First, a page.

“Yo Soy Yo Y Mis Circunstancias: I Am Here To Stay,” was the theme of the 34th annual MSC Student Conference On Latinx Affairs. The three-day blended conference provided attendees the opportunity to learn about issues affecting the Latinx community from top leaders involved in Latinx empowerment and education.
The March 31-April 2nd event saw representatives from government, academia, members of the media and leaders from the business sectors share knowledge and expertise during concurrent sessions.
Considered to be the largest student-led conference on Latinx affairs, this year’s event was focused on those attending college for the first time and hoped to inspire attendees to reflect on their own circumstances and that the past doesn’t define them.
“MSC SCOLA is a safe space for highlighting key issues faced by students of all backgrounds within the Latinx community,” said Daniella Hernandez, MSC SCOLA vice chair of administration. “The conference aims to find ways to combat these issues as well as provide our students with tools to move forth after the conference in their day-to-day lives.”
The conference is designed to be a place of empowerment as well as a place to create spaces for difficult dialogues for Latinx students.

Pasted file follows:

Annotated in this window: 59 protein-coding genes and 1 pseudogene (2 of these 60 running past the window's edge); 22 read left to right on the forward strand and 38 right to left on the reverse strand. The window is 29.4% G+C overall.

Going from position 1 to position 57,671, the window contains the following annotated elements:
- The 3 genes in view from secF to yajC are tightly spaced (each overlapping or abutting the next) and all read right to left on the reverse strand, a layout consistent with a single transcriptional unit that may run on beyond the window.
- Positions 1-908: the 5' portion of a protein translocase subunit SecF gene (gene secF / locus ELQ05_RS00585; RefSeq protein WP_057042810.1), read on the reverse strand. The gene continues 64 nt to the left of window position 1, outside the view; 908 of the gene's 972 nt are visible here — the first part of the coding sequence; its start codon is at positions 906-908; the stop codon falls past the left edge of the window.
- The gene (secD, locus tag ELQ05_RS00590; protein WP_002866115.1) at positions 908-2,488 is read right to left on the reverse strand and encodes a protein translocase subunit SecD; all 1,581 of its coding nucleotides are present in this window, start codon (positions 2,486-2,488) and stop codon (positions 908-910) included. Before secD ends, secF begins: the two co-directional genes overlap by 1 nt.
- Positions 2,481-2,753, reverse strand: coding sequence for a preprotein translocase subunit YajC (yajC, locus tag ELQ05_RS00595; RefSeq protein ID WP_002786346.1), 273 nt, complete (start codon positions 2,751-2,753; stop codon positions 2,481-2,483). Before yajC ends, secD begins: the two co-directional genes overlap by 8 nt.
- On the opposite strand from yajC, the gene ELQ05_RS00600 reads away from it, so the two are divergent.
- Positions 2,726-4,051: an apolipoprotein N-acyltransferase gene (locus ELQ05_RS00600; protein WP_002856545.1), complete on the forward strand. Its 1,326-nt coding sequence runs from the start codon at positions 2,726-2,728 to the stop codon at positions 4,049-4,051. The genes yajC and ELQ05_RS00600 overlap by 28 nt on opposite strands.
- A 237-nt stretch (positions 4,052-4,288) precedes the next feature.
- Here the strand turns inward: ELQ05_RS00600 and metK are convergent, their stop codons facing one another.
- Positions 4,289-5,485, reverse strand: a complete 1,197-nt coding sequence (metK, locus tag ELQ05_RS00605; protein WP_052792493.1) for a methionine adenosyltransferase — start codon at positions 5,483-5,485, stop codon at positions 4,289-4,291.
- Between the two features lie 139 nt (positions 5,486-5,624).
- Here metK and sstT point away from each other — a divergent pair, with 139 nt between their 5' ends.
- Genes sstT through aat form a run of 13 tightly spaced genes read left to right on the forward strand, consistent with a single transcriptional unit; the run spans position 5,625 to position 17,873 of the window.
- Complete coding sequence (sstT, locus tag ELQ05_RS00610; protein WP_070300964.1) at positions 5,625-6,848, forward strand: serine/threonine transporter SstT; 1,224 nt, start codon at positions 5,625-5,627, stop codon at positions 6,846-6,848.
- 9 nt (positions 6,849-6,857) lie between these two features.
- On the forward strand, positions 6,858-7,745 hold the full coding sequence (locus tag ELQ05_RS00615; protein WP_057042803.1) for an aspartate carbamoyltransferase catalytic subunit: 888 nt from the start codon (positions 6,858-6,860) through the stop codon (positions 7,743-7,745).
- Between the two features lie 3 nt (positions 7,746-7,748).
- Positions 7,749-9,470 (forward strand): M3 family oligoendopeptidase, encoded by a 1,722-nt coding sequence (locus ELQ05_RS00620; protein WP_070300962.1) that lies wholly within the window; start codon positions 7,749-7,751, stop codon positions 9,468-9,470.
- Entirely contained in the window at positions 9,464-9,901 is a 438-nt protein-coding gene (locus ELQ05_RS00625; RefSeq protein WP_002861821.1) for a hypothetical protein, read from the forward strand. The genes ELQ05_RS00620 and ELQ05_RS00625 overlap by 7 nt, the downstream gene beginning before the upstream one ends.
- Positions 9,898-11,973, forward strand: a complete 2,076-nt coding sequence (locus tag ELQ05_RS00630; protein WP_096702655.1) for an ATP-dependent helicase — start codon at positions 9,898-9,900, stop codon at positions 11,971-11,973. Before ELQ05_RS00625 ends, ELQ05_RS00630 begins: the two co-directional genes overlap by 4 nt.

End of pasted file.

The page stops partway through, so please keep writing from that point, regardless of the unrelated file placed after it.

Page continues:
“MSC SCOLA is a place for Latinx students to be heard. It is important for Latinx students at Texas A&M University to have a safe place to discuss important topics while having the opportunity to network and connect with others of similar backgrounds,” said Mariana De Hoyos, MSC SCOLA vice-chair of programs. “This conference is an opportunity for students to hear and see triumphs within the Latinx community and show them their dreams truly have no boundaries.”
Not only are the students of MSC SCOLA wanting to create a stimulating and transformational learning experience, everyone involved is hoping to foster healthy interaction leading to a life-changing experience.
“The 34th Annual MSC Student Conference On Latinx Affairs has always been academic space inviting students to take part in interactive learning, to engage in open dialogues,” said Dr. Sueli Rocha-Rojas, program advisor. “The conference has created a space where students can connect cultural and socially with others who have shared their experience.”
- Viola Canales, lecturer at Stanford Law School
- John E. Hurtado, interim vice chancellor and dean of the College of Engineering at Texas A&M University and interim agency director of the Texas A&M Engineering Experiment Station
- Carlos Andres Comez, a Colombian American poet, speaker, actor, and equity and inclusion strategist from New York City
- Felipe Hinojosa, associate professor of history at Texas A&M University; director for the Carlos H. Cantu Hispanic Education & Opportunity Endowment at Texas A&M
- Carlos Morton, professor of theater at the University of California, Santa Barbara